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Cardiovasc Res. 2009 Mar 1;81(4):805-13. doi: 10.1093/cvr/cvn344. Epub 2008 Dec 11.

Role of activated endocannabinoid system in regulation of cellular cholesterol metabolism in macrophages.

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Department of Geriatrics, Ren Ji Hospital, Shanghai Jiaotong University School of Medicine, Shanghai, People's Republic of China.



Evidence from recent studies suggests that the endocannabinoid system participates in the regulation of lipid metabolism and body composition. We hypothesize that the system is activated by oxidized low-density lipoprotein (oxLDL) and regulates cellular cholesterol metabolism in macrophages.


Primary peritoneal macrophages isolated from Sprague-Dawley rats and RAW264.7 mice macrophages were cultured. A liquid chromatography/mass spectrometry (LC/MS) system was used to measure the endocannabinoid anandamide (AEA), 2-arachidonoylglycerol (2-AG), and cellular cholesterol levels in macrophages. The regulatory mechanisms of cellular cholesterol metabolism were also investigated by molecular biology methods. The results showed that the endocannabinoid system in macrophages was activated by oxLDL through elevation of the AEA and 2-AG levels and the up-regulation of the cannabinoid CB1 and CB2 receptor expression. Win55,212-2, a synthetic cannabinoid, promotes cellular cholesterol accumulation in macrophages, which was associated with an increase in the expression of CD36 and a decrease in the expression of ATP-binding cassette protein A1 (ABCA1) as mediated by an up-regulated peroxisome proliferator-activated receptor gamma (PPARgamma). AM251, a selective cannabinoid CB1 receptor antagonist, impaired the abilities of Win55,212-2-treated macrophages to accumulate cholesterol by down-regulating CD36 receptor expression and up-regulating ABCA1 expression.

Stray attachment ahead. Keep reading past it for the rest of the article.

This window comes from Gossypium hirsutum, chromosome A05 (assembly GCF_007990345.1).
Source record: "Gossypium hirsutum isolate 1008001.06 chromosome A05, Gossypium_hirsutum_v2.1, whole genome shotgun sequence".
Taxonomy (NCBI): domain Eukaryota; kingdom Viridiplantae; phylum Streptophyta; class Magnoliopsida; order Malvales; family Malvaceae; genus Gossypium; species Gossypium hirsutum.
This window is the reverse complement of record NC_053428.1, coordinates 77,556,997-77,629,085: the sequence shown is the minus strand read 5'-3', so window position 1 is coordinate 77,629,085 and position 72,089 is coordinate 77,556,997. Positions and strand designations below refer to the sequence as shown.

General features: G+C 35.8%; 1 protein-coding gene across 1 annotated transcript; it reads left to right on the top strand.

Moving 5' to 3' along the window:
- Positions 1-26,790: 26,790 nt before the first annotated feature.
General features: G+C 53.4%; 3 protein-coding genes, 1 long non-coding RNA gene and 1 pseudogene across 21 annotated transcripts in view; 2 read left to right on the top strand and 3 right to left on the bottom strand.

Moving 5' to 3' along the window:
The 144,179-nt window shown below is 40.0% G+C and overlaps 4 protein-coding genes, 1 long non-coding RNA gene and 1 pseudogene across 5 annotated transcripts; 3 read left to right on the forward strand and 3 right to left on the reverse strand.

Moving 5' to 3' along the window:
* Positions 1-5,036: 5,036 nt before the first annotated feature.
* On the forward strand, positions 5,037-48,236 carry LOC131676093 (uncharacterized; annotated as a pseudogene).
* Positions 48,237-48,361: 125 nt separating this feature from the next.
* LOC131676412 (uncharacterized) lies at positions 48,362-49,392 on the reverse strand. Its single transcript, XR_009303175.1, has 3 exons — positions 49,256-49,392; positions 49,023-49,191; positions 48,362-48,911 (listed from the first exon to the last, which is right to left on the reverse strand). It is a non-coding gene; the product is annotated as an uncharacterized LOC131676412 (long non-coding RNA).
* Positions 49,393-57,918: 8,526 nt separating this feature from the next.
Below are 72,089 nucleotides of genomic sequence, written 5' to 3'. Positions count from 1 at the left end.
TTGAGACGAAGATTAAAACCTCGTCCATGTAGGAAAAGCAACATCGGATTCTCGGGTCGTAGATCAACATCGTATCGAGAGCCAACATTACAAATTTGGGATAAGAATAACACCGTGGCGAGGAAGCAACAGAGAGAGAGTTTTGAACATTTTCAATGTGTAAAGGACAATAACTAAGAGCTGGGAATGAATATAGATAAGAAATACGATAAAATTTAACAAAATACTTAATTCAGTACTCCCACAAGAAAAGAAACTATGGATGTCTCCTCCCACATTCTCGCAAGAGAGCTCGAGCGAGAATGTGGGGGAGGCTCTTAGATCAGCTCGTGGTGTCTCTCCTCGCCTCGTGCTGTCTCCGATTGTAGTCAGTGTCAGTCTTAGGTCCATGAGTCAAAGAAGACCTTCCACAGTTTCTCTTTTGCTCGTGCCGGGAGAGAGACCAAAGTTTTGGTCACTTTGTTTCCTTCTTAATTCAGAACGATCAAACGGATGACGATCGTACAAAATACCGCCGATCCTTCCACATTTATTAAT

We have demonstrated, for the first time, that the endocannabinoid system in macrophages is activated by oxLDL and that the activated endocannabinoid system promotes cellular cholesterol accumulation in macrophages. The results also indicate that selectively blocking the CB1 receptor can reduce oxLDL accumulation in macrophages, which might represent a promising therapeutic strategy for atherosclerosis.

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